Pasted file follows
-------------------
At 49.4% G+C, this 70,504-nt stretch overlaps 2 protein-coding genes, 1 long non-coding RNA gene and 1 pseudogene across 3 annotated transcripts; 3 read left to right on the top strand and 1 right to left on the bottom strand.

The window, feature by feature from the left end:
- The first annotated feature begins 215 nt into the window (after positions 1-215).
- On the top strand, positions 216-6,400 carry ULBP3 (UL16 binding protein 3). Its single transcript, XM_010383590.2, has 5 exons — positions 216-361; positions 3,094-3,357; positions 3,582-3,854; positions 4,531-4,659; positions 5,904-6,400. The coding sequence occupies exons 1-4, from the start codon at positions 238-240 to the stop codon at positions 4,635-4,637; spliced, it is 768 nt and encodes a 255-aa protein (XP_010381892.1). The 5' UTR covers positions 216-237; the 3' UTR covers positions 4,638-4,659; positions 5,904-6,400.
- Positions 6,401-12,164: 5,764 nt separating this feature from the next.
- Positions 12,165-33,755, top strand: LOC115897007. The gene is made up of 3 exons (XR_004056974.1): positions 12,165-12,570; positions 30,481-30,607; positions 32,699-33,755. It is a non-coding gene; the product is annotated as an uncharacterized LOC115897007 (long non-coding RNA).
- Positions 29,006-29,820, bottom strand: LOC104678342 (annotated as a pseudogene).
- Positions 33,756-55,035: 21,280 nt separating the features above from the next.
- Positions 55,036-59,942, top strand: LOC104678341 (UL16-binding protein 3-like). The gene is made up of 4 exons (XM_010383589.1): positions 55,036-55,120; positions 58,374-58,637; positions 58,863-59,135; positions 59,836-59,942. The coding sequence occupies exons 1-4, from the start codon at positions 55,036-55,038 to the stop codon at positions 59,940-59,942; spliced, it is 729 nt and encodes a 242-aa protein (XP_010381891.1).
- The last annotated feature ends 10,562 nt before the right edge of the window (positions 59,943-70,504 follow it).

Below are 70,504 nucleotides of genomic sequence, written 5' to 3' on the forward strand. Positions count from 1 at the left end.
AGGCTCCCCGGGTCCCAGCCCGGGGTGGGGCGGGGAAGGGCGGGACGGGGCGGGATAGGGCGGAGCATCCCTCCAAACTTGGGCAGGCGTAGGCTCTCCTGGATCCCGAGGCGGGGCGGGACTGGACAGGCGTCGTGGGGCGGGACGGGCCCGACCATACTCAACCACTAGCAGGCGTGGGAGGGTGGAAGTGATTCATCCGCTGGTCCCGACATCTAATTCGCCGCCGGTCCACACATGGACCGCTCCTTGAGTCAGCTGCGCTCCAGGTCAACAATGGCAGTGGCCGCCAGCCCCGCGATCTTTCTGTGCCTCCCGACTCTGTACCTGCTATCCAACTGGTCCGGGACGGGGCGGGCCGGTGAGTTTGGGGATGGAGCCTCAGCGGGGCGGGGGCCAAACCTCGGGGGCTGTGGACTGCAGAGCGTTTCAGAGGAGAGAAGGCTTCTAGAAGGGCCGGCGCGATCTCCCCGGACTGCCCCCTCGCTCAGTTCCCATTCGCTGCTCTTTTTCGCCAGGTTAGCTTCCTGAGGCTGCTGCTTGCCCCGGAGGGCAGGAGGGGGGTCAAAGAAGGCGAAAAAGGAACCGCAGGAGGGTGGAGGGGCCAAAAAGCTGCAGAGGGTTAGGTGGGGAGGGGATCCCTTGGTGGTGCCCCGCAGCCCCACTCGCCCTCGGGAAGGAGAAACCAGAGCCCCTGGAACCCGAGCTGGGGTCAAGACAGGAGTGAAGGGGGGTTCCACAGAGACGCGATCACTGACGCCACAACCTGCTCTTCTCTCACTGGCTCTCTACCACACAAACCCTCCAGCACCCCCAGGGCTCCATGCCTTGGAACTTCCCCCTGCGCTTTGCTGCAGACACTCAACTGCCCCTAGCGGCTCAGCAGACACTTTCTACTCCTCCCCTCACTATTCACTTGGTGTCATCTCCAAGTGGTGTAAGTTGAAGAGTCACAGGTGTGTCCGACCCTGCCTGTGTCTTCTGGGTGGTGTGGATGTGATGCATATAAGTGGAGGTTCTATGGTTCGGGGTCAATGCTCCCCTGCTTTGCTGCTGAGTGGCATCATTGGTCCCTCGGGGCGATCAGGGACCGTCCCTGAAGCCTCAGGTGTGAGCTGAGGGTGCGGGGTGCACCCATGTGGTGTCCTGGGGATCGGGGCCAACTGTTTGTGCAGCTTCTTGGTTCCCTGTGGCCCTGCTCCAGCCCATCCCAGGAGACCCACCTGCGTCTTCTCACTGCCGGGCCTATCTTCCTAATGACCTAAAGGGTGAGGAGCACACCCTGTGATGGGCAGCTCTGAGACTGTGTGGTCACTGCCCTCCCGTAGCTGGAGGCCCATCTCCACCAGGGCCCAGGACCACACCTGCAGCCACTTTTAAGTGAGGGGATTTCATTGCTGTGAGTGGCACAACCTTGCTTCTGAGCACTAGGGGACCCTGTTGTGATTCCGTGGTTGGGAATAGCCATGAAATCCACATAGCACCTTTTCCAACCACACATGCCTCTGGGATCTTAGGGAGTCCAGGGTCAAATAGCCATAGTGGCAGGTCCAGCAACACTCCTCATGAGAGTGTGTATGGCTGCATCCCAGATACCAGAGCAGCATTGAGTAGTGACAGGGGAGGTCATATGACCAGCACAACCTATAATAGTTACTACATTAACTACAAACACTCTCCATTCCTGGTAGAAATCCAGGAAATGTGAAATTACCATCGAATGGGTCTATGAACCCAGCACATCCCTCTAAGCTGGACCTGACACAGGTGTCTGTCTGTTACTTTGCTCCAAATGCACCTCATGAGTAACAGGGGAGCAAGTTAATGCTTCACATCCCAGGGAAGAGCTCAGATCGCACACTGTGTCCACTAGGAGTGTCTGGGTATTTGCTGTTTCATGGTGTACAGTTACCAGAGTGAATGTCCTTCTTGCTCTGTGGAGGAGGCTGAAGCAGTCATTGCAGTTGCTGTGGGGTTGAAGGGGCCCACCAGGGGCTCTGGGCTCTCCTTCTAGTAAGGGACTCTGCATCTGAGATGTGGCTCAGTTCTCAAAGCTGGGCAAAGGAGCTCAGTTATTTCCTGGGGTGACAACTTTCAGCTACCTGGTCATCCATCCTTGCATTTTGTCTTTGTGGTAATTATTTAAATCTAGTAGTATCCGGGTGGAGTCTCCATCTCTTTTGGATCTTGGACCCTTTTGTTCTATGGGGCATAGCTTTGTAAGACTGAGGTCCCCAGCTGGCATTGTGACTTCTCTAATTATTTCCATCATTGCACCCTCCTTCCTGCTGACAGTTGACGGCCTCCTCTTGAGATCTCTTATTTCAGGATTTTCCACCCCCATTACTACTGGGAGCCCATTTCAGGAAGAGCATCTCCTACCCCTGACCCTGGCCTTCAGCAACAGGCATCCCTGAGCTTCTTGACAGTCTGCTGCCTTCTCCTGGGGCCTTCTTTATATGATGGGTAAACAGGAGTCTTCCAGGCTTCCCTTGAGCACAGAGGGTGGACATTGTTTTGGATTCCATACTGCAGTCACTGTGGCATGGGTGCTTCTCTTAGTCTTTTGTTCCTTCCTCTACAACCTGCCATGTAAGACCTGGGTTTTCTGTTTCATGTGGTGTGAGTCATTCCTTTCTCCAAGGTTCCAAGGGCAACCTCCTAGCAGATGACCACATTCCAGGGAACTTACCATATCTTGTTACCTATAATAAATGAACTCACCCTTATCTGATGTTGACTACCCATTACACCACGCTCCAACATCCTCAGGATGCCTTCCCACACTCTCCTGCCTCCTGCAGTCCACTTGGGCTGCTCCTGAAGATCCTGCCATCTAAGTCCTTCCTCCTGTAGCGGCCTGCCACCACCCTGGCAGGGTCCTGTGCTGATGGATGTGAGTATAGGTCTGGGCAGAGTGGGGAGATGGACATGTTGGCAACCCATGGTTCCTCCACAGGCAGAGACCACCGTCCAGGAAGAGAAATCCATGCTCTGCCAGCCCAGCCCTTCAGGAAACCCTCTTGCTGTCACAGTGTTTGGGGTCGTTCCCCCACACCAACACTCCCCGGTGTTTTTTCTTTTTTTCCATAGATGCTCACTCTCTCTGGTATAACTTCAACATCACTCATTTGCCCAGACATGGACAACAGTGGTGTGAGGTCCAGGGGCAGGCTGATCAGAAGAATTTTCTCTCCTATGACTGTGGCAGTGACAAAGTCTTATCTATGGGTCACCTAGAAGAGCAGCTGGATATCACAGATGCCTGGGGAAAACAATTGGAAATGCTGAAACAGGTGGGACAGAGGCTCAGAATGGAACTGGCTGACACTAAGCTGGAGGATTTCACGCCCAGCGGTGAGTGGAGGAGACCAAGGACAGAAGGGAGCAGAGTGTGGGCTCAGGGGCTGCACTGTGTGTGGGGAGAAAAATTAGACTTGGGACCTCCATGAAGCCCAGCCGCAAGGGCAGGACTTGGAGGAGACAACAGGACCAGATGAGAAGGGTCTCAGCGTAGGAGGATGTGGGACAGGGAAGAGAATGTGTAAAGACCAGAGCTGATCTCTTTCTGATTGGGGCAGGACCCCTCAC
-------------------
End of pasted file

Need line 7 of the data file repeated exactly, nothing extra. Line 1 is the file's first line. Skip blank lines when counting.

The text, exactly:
- Positions 29,006-29,820, bottom strand: LOC104678342 (annotated as a pseudogene).